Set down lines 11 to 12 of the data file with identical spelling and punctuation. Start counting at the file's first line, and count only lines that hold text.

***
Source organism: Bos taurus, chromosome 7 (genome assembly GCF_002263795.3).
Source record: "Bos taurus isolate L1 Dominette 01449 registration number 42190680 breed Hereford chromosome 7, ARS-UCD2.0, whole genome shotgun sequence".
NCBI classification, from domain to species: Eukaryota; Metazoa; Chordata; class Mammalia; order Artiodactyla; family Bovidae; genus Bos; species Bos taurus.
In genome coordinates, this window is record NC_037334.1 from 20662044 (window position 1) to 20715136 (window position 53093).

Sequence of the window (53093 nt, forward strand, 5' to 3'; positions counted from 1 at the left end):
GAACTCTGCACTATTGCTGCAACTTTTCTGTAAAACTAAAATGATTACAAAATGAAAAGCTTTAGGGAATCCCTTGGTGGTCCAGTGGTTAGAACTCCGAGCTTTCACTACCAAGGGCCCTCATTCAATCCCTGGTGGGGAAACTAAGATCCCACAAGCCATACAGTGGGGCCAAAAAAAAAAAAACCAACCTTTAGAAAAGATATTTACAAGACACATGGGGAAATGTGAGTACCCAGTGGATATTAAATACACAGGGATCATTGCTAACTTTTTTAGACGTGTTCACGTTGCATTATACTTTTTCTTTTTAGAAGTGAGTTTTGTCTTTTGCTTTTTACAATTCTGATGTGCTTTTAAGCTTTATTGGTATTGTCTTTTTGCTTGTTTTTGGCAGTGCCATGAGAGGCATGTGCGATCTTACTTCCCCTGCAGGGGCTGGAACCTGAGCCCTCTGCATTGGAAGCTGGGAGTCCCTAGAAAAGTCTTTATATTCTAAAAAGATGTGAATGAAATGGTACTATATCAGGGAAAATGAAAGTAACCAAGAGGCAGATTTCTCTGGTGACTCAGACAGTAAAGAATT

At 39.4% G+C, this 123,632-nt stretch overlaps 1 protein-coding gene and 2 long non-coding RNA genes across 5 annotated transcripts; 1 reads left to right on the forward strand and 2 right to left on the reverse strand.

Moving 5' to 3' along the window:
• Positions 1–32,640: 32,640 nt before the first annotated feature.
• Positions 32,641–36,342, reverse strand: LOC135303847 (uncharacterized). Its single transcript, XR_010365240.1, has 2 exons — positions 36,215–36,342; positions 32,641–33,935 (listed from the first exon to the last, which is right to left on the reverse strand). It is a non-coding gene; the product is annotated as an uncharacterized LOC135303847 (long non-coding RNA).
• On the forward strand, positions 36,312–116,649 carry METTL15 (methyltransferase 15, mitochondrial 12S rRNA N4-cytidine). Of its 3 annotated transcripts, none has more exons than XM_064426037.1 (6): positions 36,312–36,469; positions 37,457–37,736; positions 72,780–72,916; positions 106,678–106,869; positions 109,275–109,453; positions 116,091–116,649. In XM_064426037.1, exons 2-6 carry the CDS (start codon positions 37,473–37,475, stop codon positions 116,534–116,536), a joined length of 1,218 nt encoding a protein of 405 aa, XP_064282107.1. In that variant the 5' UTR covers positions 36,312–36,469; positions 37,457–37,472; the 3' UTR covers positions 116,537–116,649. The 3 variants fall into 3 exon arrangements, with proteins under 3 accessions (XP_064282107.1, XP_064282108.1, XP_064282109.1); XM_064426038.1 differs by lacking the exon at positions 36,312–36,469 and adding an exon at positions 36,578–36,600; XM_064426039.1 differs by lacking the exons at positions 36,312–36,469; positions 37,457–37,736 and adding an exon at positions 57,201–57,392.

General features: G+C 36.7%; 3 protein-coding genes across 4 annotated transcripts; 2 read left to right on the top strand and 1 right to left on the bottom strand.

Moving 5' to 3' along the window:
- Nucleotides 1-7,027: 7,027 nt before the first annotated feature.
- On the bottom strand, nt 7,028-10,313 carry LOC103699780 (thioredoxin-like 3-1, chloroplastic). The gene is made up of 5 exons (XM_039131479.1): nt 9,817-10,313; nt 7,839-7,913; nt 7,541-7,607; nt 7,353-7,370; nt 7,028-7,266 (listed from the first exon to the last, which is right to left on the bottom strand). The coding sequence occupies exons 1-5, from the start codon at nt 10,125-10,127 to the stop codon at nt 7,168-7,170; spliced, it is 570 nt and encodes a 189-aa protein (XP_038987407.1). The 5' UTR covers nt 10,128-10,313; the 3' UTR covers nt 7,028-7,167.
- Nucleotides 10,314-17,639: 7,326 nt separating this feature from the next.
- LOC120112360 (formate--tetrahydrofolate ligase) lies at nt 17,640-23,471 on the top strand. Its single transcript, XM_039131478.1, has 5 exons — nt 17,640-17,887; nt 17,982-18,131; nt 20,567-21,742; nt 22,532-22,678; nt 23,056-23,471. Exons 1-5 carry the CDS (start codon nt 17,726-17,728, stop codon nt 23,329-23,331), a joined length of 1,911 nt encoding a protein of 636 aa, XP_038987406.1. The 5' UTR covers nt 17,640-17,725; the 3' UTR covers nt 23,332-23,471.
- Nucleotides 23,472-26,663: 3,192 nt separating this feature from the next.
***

• On the forward strand, positions 36,312–116,649 carry METTL15 (methyltransferase 15, mitochondrial 12S rRNA N4-cytidine). Of its 3 annotated transcripts, none has more exons than XM_064426037.1 (6): positions 36,312–36,469; positions 37,457–37,736; positions 72,780–72,916; positions 106,678–106,869; positions 109,275–109,453; positions 116,091–116,649. In XM_064426037.1, exons 2-6 carry the CDS (start codon positions 37,473–37,475, stop codon positions 116,534–116,536), a joined length of 1,218 nt encoding a protein of 405 aa, XP_064282107.1. In that variant the 5' UTR covers positions 36,312–36,469; positions 37,457–37,472; the 3' UTR covers positions 116,537–116,649. The 3 variants fall into 3 exon arrangements, with proteins under 3 accessions (XP_064282107.1, XP_064282108.1, XP_064282109.1); XM_064426038.1 differs by lacking the exon at positions 36,312–36,469 and adding an exon at positions 36,578–36,600; XM_064426039.1 differs by lacking the exons at positions 36,312–36,469; positions 37,457–37,736 and adding an exon at positions 57,201–57,392.

General features: G+C 36.7%; 3 protein-coding genes across 4 annotated transcripts; 2 read left to right on the top strand and 1 right to left on the bottom strand.